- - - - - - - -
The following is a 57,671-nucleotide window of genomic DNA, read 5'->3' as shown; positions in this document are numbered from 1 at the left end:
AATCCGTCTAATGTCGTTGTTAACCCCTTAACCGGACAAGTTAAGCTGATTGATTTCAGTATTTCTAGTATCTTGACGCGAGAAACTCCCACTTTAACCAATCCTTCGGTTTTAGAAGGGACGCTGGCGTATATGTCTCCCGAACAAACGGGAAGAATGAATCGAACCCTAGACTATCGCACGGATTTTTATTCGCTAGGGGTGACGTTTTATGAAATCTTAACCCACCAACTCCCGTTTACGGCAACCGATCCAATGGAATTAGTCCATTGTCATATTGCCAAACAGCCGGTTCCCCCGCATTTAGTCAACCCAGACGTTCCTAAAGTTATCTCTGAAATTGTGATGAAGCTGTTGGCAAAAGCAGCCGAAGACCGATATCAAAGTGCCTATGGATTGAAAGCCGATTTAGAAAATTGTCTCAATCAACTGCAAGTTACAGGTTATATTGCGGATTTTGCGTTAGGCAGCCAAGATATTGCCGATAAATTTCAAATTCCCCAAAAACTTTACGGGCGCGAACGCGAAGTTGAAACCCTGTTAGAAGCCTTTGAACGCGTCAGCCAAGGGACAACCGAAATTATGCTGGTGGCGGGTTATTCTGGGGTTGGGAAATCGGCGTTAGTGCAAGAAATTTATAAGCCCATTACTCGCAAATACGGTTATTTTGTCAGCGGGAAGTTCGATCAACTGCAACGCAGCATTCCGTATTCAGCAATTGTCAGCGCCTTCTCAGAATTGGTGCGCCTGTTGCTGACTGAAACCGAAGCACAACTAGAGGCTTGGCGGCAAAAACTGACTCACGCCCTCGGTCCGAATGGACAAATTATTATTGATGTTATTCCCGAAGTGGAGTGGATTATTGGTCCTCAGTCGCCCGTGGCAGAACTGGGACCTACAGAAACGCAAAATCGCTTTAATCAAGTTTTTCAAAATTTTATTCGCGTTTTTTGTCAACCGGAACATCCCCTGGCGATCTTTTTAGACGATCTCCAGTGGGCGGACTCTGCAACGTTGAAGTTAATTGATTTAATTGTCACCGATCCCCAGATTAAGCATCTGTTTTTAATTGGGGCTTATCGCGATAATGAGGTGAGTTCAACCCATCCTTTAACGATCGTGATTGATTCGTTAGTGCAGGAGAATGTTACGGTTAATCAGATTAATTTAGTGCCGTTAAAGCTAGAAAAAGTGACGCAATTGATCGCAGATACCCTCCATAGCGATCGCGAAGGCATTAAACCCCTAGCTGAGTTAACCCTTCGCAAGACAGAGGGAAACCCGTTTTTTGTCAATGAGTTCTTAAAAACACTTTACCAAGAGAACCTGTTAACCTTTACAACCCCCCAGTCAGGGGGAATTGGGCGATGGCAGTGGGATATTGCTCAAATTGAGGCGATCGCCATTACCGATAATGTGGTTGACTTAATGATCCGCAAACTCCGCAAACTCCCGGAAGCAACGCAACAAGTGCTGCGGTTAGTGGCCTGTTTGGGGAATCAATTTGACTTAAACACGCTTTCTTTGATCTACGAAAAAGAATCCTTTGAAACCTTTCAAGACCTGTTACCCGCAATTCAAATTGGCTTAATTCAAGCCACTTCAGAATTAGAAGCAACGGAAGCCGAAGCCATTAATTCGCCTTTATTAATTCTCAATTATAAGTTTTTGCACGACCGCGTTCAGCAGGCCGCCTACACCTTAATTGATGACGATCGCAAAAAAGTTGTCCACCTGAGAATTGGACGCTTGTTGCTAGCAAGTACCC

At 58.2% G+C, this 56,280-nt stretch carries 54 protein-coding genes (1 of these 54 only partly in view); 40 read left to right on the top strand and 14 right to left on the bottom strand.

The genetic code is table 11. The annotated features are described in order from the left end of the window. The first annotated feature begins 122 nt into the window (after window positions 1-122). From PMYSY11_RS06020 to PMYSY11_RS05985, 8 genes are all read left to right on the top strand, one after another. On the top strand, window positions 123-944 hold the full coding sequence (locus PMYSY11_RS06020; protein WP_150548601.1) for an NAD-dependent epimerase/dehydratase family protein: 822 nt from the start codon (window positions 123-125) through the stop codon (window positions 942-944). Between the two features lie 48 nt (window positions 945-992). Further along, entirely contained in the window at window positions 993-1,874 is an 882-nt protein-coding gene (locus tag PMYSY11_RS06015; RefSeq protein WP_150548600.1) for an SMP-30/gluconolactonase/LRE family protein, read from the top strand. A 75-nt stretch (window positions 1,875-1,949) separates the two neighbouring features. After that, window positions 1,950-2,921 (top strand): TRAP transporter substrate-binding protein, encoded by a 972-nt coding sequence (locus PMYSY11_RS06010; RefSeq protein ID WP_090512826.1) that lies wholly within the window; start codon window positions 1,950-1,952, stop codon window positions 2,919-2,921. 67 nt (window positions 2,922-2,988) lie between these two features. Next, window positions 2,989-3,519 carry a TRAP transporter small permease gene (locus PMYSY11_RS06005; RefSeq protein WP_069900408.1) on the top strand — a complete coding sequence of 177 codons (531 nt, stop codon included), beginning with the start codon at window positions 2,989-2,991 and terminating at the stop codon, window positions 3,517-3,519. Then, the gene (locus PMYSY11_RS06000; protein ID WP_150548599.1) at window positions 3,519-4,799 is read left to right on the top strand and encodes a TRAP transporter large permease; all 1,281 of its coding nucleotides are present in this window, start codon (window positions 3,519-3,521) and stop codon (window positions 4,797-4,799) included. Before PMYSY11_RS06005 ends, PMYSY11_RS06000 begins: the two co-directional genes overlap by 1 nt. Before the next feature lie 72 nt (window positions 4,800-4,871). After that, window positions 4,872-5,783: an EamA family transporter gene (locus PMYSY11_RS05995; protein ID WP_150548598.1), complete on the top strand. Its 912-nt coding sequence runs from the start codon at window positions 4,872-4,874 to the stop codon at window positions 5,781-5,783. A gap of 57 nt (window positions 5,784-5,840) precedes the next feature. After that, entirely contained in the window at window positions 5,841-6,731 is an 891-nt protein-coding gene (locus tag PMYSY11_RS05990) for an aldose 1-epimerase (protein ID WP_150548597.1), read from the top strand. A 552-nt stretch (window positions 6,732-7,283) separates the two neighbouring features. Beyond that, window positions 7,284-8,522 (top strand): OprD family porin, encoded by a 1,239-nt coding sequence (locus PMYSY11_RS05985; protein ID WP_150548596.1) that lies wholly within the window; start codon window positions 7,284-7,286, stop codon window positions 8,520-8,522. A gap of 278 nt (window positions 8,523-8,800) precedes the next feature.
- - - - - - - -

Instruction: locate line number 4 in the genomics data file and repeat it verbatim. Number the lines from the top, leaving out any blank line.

The genetic code is table 11. The annotated features are described in order from the left end of the window. The first annotated feature begins 122 nt into the window (after window positions 1-122). From PMYSY11_RS06020 to PMYSY11_RS05985, 8 genes are all read left to right on the top strand, one after another. On the top strand, window positions 123-944 hold the full coding sequence (locus PMYSY11_RS06020; protein WP_150548601.1) for an NAD-dependent epimerase/dehydratase family protein: 822 nt from the start codon (window positions 123-125) through the stop codon (window positions 942-944). Between the two features lie 48 nt (window positions 945-992). Further along, entirely contained in the window at window positions 993-1,874 is an 882-nt protein-coding gene (locus tag PMYSY11_RS06015; RefSeq protein WP_150548600.1) for an SMP-30/gluconolactonase/LRE family protein, read from the top strand. A 75-nt stretch (window positions 1,875-1,949) separates the two neighbouring features. After that, window positions 1,950-2,921 (top strand): TRAP transporter substrate-binding protein, encoded by a 972-nt coding sequence (locus PMYSY11_RS06010; RefSeq protein ID WP_090512826.1) that lies wholly within the window; start codon window positions 1,950-1,952, stop codon window positions 2,919-2,921. 67 nt (window positions 2,922-2,988) lie between these two features. Next, window positions 2,989-3,519 carry a TRAP transporter small permease gene (locus PMYSY11_RS06005; RefSeq protein WP_069900408.1) on the top strand — a complete coding sequence of 177 codons (531 nt, stop codon included), beginning with the start codon at window positions 2,989-2,991 and terminating at the stop codon, window positions 3,517-3,519. Then, the gene (locus PMYSY11_RS06000; protein ID WP_150548599.1) at window positions 3,519-4,799 is read left to right on the top strand and encodes a TRAP transporter large permease; all 1,281 of its coding nucleotides are present in this window, start codon (window positions 3,519-3,521) and stop codon (window positions 4,797-4,799) included. Before PMYSY11_RS06005 ends, PMYSY11_RS06000 begins: the two co-directional genes overlap by 1 nt. Before the next feature lie 72 nt (window positions 4,800-4,871). After that, window positions 4,872-5,783: an EamA family transporter gene (locus PMYSY11_RS05995; protein ID WP_150548598.1), complete on the top strand. Its 912-nt coding sequence runs from the start codon at window positions 4,872-4,874 to the stop codon at window positions 5,781-5,783. A gap of 57 nt (window positions 5,784-5,840) precedes the next feature. After that, entirely contained in the window at window positions 5,841-6,731 is an 891-nt protein-coding gene (locus tag PMYSY11_RS05990) for an aldose 1-epimerase (protein ID WP_150548597.1), read from the top strand. A 552-nt stretch (window positions 6,732-7,283) separates the two neighbouring features. Beyond that, window positions 7,284-8,522 (top strand): OprD family porin, encoded by a 1,239-nt coding sequence (locus PMYSY11_RS05985; protein ID WP_150548596.1) that lies wholly within the window; start codon window positions 7,284-7,286, stop codon window positions 8,520-8,522. A gap of 278 nt (window positions 8,523-8,800) precedes the next feature.